Who do they think they are fooling? Nearly every CEO of the eight financial institutions summoned for a morning of self-flaggellation at the House Financial Services Committee hearing Wednesday morning, from Lloyd Blankfein of Goldman Sachs to Vikram Pandit of Citigroup, asserted that TARP funds had not been used for executive compensation, bonuses, or dividends to shareholders.
But cash is by definition fungible. Nothing fundamentally distinguishes TARP funds from other sources of bank capital. The infusion of TARP capital -- $10 billion for Goldman Sachs, $45 billion for Citigroup -- bolstered the overall bottom line of these institutions, and theoretically gave them more breathing room. Any dividend payouts or bonuses paid out drew down from a common pool of capital that had been supplemented by TARP.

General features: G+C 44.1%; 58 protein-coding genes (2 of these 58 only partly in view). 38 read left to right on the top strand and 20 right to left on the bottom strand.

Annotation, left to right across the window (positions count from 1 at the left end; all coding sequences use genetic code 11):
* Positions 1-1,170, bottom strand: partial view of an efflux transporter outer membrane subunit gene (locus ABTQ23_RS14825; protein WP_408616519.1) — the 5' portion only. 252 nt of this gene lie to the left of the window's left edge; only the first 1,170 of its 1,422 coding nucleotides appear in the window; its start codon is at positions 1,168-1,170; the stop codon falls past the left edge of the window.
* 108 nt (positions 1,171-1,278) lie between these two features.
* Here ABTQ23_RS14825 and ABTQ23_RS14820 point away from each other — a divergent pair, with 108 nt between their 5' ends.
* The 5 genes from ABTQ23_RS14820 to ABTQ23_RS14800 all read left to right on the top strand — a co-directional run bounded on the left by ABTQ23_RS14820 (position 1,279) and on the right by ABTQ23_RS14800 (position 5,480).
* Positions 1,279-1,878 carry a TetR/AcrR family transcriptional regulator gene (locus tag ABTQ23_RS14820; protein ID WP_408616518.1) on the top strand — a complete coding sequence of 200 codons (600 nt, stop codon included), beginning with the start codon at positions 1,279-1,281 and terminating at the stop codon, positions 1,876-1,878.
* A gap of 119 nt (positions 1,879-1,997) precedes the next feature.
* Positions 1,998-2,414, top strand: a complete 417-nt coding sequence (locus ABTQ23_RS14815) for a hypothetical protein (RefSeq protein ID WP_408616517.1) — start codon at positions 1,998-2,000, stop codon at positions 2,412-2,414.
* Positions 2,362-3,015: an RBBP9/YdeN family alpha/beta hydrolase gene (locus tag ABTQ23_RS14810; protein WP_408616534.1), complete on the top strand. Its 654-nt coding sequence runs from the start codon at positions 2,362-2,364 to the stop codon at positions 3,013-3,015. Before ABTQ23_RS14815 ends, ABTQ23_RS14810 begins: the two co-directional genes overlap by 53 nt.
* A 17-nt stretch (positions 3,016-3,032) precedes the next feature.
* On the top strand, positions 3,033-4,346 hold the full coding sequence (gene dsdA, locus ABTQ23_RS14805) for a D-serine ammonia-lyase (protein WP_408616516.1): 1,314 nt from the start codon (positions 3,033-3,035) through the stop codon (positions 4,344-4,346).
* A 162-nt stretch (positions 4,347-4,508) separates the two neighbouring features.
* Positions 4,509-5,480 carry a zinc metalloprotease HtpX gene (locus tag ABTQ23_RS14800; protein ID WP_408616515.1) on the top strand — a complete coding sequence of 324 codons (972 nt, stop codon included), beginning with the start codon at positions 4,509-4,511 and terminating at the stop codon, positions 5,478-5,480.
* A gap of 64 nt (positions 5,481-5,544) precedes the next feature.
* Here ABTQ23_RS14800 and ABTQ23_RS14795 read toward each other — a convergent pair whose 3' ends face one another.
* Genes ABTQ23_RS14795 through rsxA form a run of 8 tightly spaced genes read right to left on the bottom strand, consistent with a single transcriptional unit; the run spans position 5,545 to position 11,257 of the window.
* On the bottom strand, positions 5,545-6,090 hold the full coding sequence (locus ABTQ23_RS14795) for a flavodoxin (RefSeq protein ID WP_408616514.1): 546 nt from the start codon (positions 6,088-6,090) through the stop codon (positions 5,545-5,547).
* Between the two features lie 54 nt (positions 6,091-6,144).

Which is why, of course, the general public was outraged upon learning that Citigroup was planning to buy a new jet after sucking down so many billions of TARP funds. To say that TARP funds weren't specifically used to buy that jet, but were somehow placed on the other side of a firewall where they were used only for lending activity or as reserves against losses is extraordinarily disingenuous.
Vikram Pandit made a reference to the quashed jet purchase -- "We did not adjust quickly enough to this new world." That new world being the one in which if your company is being kept afloat with government money, maybe you should change your lifestyle.
Judging by their attempts to claim that TARP money did not subsidize their normal, some would say excessive, compensation levels, the executives of these companies still haven't completed their adjustments.